Bill doesn't want to take the dead mouse out of the mouse trap because he's such a wimp, so he just throws out the whole trap instead of reusing it.

 

whiz: a smart person.

Jennifer is a real math whiz. She'll probably major in engineering in college.

 

(the) whole nine yards: everything; all of something.

After Myrtle died, her children sold off everything in the house--the whole nine yards.

 

wicked: cool; very interesting and, perhaps, a little dangerous.

That was a wicked turn we just took. Did you feel the car lifted a little on the passenger side.

 

widget: something small and useful; something on a computer that does a task.

This little widget is good at estimating some of the costs for my business.

 

wig out: to suddenly feel fear; similar to freak out.

Kevin wigged out and moved to California when he lost his job.

 

wing it: try to do something without preparation.

Instead of using a written speech, the speaker tried to wing it, but he made a lot of mistakes, and a few times he forgot what he was trying to say.

 

wipe out: to fall over; to cause a loss of property.

Huge medical bills wiped out all of their life savings. Now they don't have any money left.

 

wired: 1. wide awake, usually from too much coffee; 2. technologically connected through the internet and mobile technology.

1. I can't go to sleep. I had five cups of coffee at Starbucks and feel totally wired.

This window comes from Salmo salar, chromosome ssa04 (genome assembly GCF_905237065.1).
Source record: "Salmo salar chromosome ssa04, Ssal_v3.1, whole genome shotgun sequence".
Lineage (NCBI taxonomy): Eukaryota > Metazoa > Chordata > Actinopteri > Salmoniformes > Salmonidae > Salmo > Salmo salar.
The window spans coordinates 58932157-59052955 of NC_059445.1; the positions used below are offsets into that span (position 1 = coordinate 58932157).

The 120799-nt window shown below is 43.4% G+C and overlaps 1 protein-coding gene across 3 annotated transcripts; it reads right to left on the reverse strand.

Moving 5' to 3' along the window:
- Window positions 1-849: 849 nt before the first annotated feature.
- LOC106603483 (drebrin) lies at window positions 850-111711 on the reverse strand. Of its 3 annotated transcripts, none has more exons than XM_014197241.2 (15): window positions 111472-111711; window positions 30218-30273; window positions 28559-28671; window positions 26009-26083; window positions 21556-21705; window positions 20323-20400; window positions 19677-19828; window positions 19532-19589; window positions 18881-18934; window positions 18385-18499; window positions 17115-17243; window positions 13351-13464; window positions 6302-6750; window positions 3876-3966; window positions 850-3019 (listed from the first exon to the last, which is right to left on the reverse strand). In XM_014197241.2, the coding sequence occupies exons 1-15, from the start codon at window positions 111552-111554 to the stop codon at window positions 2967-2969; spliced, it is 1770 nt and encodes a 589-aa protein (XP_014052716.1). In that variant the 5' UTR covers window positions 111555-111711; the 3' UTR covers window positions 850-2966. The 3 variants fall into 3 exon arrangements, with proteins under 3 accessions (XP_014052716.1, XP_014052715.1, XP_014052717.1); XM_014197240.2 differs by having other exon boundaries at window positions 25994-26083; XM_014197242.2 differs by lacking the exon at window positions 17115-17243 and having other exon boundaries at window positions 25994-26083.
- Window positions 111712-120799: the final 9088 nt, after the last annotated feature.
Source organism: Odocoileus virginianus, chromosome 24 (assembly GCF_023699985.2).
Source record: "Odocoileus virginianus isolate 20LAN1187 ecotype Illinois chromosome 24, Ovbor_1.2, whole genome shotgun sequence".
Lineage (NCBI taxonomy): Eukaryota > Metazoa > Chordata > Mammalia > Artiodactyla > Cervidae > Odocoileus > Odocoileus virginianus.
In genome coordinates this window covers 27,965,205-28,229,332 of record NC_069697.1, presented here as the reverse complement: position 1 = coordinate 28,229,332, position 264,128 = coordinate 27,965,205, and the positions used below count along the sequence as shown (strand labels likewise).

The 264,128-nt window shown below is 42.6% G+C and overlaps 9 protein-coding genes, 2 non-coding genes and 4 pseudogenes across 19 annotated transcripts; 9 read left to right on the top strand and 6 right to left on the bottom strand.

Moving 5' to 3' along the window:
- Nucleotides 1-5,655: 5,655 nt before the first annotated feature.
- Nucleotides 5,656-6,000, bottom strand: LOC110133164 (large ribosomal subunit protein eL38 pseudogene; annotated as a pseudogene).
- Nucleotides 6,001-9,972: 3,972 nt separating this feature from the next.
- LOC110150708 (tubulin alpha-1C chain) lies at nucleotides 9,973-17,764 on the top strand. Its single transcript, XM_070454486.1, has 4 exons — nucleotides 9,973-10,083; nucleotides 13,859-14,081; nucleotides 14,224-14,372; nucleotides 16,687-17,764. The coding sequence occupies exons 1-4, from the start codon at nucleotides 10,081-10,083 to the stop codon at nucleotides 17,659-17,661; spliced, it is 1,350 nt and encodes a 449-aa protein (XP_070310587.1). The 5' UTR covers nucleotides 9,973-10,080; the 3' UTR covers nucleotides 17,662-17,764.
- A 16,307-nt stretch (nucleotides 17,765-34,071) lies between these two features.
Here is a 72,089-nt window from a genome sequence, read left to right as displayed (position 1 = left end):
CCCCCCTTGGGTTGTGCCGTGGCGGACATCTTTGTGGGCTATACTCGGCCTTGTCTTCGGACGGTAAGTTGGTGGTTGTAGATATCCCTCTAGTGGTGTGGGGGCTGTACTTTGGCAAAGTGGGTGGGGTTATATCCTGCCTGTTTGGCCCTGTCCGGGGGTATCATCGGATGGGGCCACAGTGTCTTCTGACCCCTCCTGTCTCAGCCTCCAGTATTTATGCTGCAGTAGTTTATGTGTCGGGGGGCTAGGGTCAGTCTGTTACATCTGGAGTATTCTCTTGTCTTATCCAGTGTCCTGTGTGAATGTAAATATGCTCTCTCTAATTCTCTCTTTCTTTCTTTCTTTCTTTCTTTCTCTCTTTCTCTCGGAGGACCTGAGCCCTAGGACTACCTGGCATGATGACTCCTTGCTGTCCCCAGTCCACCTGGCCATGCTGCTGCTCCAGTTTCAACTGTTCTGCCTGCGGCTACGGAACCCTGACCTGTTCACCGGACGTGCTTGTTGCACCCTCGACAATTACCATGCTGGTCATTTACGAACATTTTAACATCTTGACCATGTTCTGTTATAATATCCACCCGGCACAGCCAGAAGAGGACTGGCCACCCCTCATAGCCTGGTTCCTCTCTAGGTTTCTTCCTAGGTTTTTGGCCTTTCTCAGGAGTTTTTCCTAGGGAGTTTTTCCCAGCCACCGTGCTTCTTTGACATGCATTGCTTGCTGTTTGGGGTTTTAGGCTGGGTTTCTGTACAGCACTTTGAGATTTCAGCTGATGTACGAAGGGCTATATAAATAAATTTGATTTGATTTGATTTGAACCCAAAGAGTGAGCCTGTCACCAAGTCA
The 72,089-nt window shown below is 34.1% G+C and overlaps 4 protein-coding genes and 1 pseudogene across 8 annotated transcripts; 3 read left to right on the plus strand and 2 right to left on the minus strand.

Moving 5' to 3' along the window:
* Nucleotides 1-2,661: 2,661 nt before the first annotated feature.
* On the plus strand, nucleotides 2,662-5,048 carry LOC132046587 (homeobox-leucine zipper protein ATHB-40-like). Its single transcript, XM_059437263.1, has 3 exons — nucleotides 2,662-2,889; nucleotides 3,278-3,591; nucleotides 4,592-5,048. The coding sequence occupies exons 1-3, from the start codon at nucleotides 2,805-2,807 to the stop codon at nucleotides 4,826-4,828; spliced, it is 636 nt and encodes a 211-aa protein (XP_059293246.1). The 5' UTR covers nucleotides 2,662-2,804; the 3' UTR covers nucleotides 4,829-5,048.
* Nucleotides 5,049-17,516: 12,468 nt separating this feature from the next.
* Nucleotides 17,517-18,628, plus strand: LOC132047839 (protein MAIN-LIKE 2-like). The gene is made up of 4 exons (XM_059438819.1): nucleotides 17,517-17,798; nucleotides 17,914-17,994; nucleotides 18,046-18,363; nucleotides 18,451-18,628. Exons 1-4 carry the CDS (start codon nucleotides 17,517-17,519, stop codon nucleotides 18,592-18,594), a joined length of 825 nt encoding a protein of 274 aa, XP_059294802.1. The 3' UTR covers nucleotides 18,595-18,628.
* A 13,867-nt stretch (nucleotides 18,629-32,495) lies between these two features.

2. We have to get our computer wired to the internet.

 

wishy-washy: unable to take a clear position or make a decision.

Diedre is kind of a wishy-washy boss. She's never able to decide on which people to hire, so she relies on others to help her make hiring decisions.

 

with flying colors: to do something in a way that is great; to achieve success; to do well.

She passed her driving test with flying colors.

 

with it: hip; able to understand what happening now; up-to-date.

Our teacher thinks she's really with it, but at the age of 62, it's not easy to keep up with her young students.

 

wonk: a technocrat; a person who understands small details as an authority.

The energy-policy wonks in Washington have some good ideas about how we can all save on home energy costs.

 

woozy: dizzy or tired; a side effect from some medicine.

Laughing gas made Shawn feel a little woozy while the dentist worked on his teeth.

 

workaholic: a person who works all the time.

If he weren't such a workaholic, he'd have more time to spend with his kids.

 

work it in: to bring something into another thing; to incorporate; to make time available in a schedule.

We don't have a lot of extra time during the meeting, but if you want to talk about your project for a few minutes, it's possible to work that in.

 

work out: make something possible; to improve a situation.

Halima and Ali are have had some trouble with their marriage, but now they're trying to work things out.

 

worry wart: a person who worries too much.

Stop being such a worry wart. Your kids will be okay when they go on the trip.

 

wrap up: bring a project to a conclusion; finish.

Let's wrap things up here and go home.

 

wreck: a person or a thing in very bad condition.

Diane is a wreck after getting only got two hours of sleep last night.

 

wussy: a person who is weak, fearful.

My friend, Dan, is too much of a wussy to ask his hottie neighbor, Casandra, out on a date.

 

Attention: Some slang is inappropriate in certain situations. That's why you see the word "caution" after some of these slang words. Some slang is considered to be vulgar.

vulgar = impolite or considered a swear word. Don't use it around your supervisor or someone who might be offended.